Stockholm Globe Arena from northeast

Stockholm Globe Arena from northeast by Tage Olsin. Image licensed under Creative Commons Attribution ShareAlike 2.0 license. The Ericsson Globe represents the sun. The rest of the solar system is scattered in, and north of, Stockholm.

Sweden: land of high taxes, origin of Volvo and the epicentre from whence Abba spread. Also, the home of the Solar System.

It is actually the World’s largest, permanently exhibited, scale model of the Solar System, and growing. Perhaps due to its more trivial standpoint in terms of science engagement, and not to mentioned geographical locations, it is little known outside Sweden.

Plasma physicist Nils Brenning and astronomer Gösta Gahm are the founders and co-ordinator of the Sweden Solar System (SSS) project, with the aim of linking the project to each of the local “stations” that feature a planet, satellite or other celestial body. At a scale of 1:20 million, the model may sound small, but the distances between each “station” further emphasises the vastness of the real thing. The Sun is represented by the Ericsson Globe in Stockholm, a well known sports arena and concert venue, famous for its likeness to a golfball; including the “corona”, it measures 110 metres in diameter. The Earth (65 cm in diameter), complete with Moon (18 cm in diameter) but no other satellites, sit in Stockholm’s Natural History museum, 7.6 km North-North-West of the Globe. True to life, the two objects are kept in different permanent exhibitions to maintain the correct scale. The museum also houses Stockholm’s other hemi-spherical roof (the first one being the Globe), or rather ceiling: that of Cosmonova, a near-360 degree-vision IMAX planetarium.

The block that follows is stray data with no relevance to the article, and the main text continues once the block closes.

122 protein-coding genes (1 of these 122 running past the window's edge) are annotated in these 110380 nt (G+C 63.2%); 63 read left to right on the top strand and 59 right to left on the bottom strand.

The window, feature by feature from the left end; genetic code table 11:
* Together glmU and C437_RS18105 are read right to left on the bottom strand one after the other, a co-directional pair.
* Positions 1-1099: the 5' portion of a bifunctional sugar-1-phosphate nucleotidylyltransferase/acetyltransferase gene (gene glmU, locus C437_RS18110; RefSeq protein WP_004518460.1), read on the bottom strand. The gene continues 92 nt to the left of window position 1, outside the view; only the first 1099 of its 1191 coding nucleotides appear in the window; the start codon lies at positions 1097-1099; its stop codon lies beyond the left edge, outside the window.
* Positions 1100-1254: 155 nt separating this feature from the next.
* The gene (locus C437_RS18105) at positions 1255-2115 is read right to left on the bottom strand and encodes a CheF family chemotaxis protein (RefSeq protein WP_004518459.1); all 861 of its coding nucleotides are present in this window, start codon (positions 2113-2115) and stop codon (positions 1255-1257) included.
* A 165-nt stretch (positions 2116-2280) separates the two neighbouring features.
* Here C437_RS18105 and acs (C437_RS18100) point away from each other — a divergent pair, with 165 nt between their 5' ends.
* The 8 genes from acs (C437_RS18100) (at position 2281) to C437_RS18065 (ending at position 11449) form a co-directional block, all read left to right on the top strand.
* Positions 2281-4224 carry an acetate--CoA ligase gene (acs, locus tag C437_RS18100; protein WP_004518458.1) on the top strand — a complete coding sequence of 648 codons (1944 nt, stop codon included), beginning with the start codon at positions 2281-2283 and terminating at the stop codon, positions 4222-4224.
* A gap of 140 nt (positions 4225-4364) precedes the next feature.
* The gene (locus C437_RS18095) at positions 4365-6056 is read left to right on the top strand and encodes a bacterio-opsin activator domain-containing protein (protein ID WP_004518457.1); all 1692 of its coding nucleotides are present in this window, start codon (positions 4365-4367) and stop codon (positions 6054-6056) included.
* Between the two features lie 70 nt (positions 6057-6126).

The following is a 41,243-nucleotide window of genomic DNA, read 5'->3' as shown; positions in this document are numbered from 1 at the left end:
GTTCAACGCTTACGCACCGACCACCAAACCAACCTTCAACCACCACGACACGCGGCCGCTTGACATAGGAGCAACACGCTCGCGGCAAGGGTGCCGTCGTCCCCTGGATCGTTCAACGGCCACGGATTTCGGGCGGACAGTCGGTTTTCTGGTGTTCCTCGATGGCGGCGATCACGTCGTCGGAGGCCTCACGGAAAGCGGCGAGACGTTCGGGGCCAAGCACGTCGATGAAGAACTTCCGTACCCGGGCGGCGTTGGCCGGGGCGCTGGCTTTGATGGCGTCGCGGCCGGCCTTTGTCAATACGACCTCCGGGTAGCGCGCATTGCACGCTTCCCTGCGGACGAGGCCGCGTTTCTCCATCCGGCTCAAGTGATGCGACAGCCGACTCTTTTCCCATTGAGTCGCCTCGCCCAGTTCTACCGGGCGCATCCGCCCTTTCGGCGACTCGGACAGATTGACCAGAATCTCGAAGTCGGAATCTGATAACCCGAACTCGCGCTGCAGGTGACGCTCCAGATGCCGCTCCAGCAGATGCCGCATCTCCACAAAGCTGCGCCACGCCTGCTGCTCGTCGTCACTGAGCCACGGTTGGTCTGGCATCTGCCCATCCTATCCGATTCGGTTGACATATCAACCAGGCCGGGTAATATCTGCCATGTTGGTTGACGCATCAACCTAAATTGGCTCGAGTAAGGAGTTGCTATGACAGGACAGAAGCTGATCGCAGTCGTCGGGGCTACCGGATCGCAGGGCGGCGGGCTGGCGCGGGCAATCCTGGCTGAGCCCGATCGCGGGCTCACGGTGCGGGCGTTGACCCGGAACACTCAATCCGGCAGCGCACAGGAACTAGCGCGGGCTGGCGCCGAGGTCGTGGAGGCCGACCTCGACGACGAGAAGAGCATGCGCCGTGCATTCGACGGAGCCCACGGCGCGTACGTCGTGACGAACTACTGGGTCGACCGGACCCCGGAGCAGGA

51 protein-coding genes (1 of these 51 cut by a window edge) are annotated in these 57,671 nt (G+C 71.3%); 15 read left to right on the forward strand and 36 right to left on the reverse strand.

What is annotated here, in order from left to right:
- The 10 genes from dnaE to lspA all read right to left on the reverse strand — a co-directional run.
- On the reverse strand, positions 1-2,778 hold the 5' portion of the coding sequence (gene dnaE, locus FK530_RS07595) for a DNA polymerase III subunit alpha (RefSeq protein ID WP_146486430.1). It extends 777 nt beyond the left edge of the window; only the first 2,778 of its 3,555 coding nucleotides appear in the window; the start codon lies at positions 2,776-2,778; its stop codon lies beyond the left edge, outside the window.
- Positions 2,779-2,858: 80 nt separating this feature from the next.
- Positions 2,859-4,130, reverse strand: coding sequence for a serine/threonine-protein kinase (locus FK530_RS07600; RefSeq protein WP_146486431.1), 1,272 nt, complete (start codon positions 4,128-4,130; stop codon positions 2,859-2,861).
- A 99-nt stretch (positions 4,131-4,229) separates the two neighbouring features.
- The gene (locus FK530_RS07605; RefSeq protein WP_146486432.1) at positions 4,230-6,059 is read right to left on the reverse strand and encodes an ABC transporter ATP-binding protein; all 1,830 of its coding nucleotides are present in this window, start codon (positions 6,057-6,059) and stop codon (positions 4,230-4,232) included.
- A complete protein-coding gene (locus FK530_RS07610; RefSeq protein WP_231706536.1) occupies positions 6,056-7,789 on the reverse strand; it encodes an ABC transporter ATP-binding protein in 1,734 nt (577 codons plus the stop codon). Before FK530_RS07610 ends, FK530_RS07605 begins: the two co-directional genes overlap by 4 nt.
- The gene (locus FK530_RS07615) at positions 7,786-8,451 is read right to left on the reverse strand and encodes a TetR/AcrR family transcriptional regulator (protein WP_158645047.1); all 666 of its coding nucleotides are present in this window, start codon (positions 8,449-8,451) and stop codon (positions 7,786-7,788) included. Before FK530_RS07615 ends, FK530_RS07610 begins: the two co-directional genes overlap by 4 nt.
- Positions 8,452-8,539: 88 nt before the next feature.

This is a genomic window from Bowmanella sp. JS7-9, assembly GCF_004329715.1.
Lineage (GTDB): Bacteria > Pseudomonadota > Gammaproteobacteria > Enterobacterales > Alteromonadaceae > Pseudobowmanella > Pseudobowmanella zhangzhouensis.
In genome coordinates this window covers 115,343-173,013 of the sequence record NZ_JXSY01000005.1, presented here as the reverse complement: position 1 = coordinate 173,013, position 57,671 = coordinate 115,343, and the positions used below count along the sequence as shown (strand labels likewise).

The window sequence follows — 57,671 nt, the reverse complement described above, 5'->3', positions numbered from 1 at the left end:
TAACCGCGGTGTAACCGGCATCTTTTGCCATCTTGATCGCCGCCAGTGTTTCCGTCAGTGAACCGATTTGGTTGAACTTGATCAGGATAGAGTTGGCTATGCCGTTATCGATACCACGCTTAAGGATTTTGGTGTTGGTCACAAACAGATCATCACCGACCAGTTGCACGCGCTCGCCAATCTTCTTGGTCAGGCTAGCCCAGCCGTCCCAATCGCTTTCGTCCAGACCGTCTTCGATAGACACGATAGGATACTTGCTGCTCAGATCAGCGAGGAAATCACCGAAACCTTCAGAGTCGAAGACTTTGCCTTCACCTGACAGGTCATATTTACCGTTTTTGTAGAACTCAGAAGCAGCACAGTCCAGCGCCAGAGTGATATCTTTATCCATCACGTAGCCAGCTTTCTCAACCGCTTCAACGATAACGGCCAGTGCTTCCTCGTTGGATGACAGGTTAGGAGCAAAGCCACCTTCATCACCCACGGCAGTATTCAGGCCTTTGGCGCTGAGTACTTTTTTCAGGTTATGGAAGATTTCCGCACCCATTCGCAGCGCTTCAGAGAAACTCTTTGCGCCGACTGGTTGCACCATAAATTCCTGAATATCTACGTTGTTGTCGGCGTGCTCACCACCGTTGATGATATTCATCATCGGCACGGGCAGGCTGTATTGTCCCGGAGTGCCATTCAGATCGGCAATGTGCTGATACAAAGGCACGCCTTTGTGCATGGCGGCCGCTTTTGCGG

Sweden Solar System: Venus

Sweden Solar System: Venus, by Joongi Kim. Image licensed under Creative Commons Attribution-ShareAlike 2.0 Generic license.

So far, all eight official planets and dwarf-planet Pluto are in place, at distances from 2.9 km (Mercury) to 300 km (Pluto) from the Globe Northwards. Not limiting themselves to metallic spheres, Jupiter is presently a flower arrangement on a roundabout island outside Arlanda airport; Neptune is an acrylic sphere that shines with the planet’s iconic blue light at night. Comets like Halley and Swift-Tuttle have also been introduced to the system, though South-West of the Globe; foundations have been built for a representation of Termination Shock, the edge of the heliosphere, at the Institute of Space Physics in Kiruna, some 950 km North of the Globe, above the Arctic Circle.

Of course, most tourists do not have the time to fling up and down the coast of the Baltic Sea looking for a lot of small, round things, so it is fortunate that most of this Solar System can be found close to Stockholm.

Website: Sweden Solar System: English summary